3 Japanese knives for cutting fish and preparing sushi and sashimi

Sushi is basically a ball of rice flavored with vinegar (also from rice) and other seasonings, over which a piece of raw fish elegantly cut is usually placed. And that’s why we are talking about 3 Japanese knives for fish today.

History of sushi

Sushi is one of the most popular dishes both in Japan and abroad. A famous morsel of delicate creation that surprises with its minimalism, elegance and particular flavor.

It seems surprising, but the origins of sushi come from ancient China several centuries BC. The fresh fish from the sea was stored in large vessels with cooked rice to keep it longer. In those vessels, the rice generated a kind of mold that made the fish ferment. After some time, the fish was extracted and the rice was discarded. Today, this process is still used, but pieces of fermented fish are kept for a year. It is an authentic delicatessen and are called “narezushi” or mature sushi in Japan.

When the Chinese custom of preserving fish arrived in Japan, they experimented for centuries to improve and accelerate the process. The Japanese began to produce rice vinegar and realized that by mixing the fish with the cooked rice, they could simulate the taste of the wonderful narezushi but avoiding the long fermentation process that was required. This is how the “hayazushi” or fast sushi was born, the main predecessor of sushi that we know today.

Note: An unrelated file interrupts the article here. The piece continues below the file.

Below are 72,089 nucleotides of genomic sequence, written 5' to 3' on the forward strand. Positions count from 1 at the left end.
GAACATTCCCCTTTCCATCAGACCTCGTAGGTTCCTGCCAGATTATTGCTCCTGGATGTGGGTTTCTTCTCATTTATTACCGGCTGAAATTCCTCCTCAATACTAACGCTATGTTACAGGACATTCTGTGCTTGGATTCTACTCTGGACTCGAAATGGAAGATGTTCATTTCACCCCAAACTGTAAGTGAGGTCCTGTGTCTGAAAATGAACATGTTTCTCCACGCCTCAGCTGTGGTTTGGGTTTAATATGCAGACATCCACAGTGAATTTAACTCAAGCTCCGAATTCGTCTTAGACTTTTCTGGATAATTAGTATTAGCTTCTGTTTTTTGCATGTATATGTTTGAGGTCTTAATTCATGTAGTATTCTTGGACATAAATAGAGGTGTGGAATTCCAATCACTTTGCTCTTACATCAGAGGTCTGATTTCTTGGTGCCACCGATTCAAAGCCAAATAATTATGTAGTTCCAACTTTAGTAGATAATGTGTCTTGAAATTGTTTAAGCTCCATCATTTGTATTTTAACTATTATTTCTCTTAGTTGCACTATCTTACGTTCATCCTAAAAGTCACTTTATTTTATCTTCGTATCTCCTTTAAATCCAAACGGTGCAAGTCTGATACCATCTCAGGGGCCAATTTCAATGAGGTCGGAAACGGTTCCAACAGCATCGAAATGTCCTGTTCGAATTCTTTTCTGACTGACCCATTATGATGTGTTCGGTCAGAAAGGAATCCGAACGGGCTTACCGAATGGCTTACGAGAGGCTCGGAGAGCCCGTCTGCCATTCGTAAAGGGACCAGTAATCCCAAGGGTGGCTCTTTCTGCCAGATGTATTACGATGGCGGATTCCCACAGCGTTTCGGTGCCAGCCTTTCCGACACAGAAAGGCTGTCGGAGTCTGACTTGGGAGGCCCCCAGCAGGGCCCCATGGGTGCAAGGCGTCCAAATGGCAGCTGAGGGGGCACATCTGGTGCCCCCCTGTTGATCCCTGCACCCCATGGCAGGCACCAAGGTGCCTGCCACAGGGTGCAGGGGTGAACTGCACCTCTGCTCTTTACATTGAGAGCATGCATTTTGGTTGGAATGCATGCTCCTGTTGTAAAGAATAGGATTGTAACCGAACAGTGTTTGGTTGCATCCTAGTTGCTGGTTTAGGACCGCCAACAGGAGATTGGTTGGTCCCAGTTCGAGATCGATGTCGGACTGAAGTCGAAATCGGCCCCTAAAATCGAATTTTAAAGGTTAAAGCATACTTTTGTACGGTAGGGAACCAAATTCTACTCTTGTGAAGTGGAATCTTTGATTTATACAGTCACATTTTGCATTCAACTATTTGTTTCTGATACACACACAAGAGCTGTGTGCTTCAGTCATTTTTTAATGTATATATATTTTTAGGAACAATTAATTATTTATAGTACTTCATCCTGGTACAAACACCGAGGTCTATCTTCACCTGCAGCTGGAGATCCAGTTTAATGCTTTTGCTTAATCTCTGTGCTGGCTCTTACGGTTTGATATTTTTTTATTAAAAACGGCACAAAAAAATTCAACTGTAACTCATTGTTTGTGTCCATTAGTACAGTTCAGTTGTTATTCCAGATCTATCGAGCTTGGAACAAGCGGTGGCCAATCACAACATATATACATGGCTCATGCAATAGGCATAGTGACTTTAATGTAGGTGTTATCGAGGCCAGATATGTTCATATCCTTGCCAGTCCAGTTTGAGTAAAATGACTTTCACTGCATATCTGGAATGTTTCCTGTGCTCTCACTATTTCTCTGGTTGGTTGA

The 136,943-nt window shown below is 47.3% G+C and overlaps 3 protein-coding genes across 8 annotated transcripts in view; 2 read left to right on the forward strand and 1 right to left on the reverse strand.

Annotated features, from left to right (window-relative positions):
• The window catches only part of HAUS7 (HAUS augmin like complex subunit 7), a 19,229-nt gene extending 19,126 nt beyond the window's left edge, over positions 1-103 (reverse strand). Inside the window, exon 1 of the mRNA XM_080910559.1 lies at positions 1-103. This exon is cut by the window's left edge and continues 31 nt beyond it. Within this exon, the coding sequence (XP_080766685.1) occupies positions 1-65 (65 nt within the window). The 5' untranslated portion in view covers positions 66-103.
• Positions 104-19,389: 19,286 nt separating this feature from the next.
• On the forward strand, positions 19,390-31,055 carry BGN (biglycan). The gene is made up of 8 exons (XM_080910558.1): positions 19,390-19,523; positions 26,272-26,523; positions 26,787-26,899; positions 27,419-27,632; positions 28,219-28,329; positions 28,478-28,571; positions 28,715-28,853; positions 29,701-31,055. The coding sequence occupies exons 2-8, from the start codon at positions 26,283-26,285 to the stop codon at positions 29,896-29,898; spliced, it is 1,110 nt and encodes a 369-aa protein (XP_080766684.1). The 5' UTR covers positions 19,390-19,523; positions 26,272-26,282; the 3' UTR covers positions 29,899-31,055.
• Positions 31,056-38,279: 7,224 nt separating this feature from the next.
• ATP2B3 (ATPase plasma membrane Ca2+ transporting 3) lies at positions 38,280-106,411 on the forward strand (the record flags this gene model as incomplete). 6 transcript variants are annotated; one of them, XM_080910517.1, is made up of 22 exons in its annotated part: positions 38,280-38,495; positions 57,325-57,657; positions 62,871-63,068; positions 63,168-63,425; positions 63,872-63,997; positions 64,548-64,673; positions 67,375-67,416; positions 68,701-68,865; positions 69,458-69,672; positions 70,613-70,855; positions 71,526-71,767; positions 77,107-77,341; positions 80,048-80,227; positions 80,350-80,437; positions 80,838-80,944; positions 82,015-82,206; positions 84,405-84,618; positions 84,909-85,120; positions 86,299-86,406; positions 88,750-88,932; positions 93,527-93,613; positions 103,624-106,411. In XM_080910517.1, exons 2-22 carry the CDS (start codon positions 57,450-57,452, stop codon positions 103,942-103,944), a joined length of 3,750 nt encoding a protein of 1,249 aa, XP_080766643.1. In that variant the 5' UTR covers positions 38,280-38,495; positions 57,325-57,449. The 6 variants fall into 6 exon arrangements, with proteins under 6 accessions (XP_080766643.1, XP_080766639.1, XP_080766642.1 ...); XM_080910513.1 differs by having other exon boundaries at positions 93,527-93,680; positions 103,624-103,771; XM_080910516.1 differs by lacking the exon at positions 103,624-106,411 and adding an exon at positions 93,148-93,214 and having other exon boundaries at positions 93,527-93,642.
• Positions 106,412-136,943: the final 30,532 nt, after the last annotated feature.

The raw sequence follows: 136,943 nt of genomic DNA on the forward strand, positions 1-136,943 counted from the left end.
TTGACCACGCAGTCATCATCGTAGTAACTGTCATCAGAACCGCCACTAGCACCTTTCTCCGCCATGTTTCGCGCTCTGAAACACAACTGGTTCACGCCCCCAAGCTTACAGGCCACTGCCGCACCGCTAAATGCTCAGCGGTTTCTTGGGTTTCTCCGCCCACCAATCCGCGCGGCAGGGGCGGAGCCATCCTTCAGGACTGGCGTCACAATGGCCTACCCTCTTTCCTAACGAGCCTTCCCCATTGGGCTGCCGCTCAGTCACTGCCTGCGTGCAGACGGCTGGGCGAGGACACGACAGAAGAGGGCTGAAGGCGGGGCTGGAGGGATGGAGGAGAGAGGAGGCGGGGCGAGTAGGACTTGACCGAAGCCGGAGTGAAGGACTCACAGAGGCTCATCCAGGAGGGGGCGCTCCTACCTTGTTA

The creators of sushi

Two people stand out in the history of sushi. One of them is Matsumoto Yoshiichi, who in the mid-seventeenth century was the one who had the great idea of combining rice vinegar with cooked rice to achieve the sour taste of fermentation.

And on the other hand, the chef Hanaya Yohei, born at the end of the 18th century, dared to put totally raw fish over small portions of rice with vinegar and combine it with soy sauce to further stop fermentation. We must remember that all these systems were focused on preserving the food as much as possible until the time of consumption, since they were created before the invention of modern refrigeration.

After this introduction to the history of sushi, it is clear that cutting fish requires a special knife. In this post, we recommend 3 Japanese knives for fish.

To prepare fish we must scale the fish first with a fish scaler. To do that, always start from the tail towards the head holding the fish with one hand. The next step is to gut, and once our fish is clean, it is time to cut it depending on the planned use.

Most common types of cut

Depending on the type of fish (flat, with two loins, four loins, flat bones, Mercedes star-like bones, etc ..) We will use a type of cut or another. The most famous cuts are:

  • Fillet: To make this cut the fish is placed on the board and an incision is made behind the head to the spine, without cutting it. With the knife in this area, move it moves towards the tail, without completing the cut, and then separate the meat from the skin, first with a clean cloth and then with the knife. The head of the fish, which is attached to the spine, can be used to make broth.